European Cultural Capital Report
By Greg Richards, Diane Dodd and Robert Palmer, Volume 4, ATLAS, Arnhem, 2012, 118 pp.
The European Cities of Culture (ECOC) remains one of the most desirable prizes for cities across Europe. As more and more cities are involved in competing for the ECOC title, there is also a growing need for information about and evaluation of the event and the host cities. In its fourth edition, The European Cultural Capital Report aims to update the wealth of information contained in the original Palmer Report (2004) produced for the European Commission. The report provides an independent analysis of the ECOC, covering the many different cultural, economic, organisational, political and social aspects of the event; identifying trends, best practice and essential information for those organising, implementing and evaluating the ECOC.
Besides news, trends and development, by cross-referencing a number of ECOCs, the report highlights critical success factors such as volunteer schemes, entrepreneurship and education strategies, branding of national airlines and new funding models (such as crowdfunding initiatives). The report also looks at the growing need for more transparency (noting problems encountered in Poland and Spain following the selection process) and the future of the ECOCs – 2020 and beyond. It reviews the current European Commission proposals on the future of the ECOC programme and assesses what implications these might have for future ECOC cities. Media attention for ECOC cities as tourist destinations is highlighted within a wider review of tourism impacts in different cities.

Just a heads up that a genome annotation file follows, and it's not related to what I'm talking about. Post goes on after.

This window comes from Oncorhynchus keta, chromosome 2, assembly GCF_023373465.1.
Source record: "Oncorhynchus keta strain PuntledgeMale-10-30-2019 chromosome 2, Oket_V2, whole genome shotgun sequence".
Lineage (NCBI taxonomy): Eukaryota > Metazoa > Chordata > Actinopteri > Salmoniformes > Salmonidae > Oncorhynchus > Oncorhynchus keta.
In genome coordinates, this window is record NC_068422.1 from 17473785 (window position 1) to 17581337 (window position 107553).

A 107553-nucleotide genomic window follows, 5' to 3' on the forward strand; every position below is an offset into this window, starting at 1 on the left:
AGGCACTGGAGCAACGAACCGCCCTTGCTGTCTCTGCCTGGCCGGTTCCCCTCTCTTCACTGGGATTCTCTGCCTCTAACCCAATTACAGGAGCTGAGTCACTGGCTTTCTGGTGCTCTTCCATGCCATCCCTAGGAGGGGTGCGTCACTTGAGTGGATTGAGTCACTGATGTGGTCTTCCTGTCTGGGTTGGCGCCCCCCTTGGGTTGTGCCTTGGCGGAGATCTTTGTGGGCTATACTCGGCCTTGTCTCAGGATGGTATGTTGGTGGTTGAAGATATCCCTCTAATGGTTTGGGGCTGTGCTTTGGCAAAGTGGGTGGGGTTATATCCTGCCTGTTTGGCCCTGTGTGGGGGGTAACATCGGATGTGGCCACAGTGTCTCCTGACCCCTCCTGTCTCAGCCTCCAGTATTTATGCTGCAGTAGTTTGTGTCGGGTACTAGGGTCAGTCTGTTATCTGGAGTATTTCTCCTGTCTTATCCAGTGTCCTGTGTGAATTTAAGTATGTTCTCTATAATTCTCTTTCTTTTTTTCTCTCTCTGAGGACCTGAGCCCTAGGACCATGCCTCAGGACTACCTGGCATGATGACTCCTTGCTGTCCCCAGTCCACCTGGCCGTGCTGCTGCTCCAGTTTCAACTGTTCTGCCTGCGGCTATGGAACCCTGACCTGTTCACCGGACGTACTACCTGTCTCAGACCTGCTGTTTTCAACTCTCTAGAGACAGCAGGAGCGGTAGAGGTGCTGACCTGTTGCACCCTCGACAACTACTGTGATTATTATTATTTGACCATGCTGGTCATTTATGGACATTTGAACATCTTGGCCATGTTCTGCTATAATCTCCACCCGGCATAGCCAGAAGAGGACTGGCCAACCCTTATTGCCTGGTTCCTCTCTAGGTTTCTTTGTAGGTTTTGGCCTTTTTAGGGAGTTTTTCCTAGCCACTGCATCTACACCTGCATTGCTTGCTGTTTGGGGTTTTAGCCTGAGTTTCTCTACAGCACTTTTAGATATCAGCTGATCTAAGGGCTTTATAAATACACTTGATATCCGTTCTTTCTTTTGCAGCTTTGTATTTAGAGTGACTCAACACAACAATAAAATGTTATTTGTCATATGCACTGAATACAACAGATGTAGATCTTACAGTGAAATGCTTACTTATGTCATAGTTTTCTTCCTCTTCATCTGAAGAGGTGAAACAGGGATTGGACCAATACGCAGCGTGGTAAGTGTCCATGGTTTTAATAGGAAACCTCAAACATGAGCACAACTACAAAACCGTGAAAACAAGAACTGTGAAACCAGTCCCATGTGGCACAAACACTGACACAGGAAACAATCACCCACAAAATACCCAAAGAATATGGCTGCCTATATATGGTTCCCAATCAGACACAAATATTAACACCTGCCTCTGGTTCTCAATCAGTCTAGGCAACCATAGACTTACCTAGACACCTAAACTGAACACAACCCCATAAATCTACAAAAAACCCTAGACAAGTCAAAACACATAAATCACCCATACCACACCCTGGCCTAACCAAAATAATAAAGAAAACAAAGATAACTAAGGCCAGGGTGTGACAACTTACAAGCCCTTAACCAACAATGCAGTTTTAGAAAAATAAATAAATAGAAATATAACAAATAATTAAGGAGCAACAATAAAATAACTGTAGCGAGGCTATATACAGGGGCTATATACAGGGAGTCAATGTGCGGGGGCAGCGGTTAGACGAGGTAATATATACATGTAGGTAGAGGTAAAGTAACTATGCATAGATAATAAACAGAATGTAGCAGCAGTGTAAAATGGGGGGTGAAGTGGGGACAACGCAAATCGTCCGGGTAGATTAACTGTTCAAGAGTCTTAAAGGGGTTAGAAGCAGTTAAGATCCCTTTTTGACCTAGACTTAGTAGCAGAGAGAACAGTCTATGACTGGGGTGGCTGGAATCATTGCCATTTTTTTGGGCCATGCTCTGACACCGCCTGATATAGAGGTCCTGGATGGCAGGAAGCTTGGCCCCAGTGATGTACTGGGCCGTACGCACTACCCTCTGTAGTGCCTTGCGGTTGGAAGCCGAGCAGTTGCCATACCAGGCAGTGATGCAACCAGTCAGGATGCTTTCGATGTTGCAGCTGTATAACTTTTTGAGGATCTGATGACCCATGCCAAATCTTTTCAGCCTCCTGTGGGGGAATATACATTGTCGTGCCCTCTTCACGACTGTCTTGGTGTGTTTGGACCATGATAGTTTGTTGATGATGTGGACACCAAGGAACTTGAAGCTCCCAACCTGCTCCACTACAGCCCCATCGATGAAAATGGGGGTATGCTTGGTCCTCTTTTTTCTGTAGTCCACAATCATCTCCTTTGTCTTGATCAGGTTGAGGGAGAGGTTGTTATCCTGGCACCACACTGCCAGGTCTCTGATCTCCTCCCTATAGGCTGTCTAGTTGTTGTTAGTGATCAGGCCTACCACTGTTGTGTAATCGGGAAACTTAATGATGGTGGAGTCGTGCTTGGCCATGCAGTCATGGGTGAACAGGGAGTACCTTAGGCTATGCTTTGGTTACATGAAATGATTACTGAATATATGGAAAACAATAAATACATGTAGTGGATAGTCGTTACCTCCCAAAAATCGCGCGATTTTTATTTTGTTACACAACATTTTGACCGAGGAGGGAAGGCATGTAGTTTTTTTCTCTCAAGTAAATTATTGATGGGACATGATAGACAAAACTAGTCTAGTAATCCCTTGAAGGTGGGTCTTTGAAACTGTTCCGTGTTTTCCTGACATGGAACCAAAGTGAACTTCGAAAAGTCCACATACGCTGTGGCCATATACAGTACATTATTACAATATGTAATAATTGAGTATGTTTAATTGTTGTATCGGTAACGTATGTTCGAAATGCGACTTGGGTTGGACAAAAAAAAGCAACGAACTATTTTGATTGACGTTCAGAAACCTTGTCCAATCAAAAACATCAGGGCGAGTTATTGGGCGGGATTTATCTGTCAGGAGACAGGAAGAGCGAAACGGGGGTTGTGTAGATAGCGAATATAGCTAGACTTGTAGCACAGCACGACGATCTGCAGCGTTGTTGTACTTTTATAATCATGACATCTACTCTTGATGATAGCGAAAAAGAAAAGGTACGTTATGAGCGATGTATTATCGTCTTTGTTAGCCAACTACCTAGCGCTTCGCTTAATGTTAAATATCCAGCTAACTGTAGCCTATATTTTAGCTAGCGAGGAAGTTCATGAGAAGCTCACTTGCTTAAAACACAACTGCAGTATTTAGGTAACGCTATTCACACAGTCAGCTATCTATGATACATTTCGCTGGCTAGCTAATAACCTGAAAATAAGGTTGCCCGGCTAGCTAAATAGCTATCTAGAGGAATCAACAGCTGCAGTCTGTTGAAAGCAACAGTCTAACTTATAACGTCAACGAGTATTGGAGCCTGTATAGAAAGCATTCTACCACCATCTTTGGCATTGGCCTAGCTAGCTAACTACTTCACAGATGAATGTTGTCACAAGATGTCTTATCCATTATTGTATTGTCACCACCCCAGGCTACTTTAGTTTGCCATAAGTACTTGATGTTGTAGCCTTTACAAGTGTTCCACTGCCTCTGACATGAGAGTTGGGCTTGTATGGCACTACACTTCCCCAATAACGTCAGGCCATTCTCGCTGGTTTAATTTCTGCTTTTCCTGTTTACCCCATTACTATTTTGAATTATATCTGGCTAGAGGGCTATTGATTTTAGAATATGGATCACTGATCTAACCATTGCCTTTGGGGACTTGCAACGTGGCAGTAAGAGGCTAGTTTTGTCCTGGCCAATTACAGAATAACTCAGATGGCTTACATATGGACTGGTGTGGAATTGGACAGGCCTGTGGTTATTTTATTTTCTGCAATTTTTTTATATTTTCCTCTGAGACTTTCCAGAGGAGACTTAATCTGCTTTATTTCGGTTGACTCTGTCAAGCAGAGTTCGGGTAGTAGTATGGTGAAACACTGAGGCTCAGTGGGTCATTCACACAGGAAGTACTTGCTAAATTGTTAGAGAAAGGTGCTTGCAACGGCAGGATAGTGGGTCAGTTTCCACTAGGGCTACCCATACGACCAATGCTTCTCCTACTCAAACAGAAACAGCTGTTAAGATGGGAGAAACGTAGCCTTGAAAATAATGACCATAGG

The report discusses ECOC legacies, evaluation reports and the longer-term view of ECOC effects, as discussed at the conference The Decade After, held in Bruges in May 2012. The ECOC focuses on Tallinn 2011 as it provides an excellent case study of the challenges for low-budget ECOCs. With the economic crisis, Tallinn's emphasis on developing strong grass-roots support will be interesting for other cities working with low budgets and is a useful example of the kinds of initiatives that can be developed with the involvement of local citizens.
The report lists cultural capitals from around the world from now until 2033, and also reports on the new World Capital of Culture initiative. The bibliography lists more than 100 publications since the previous report.
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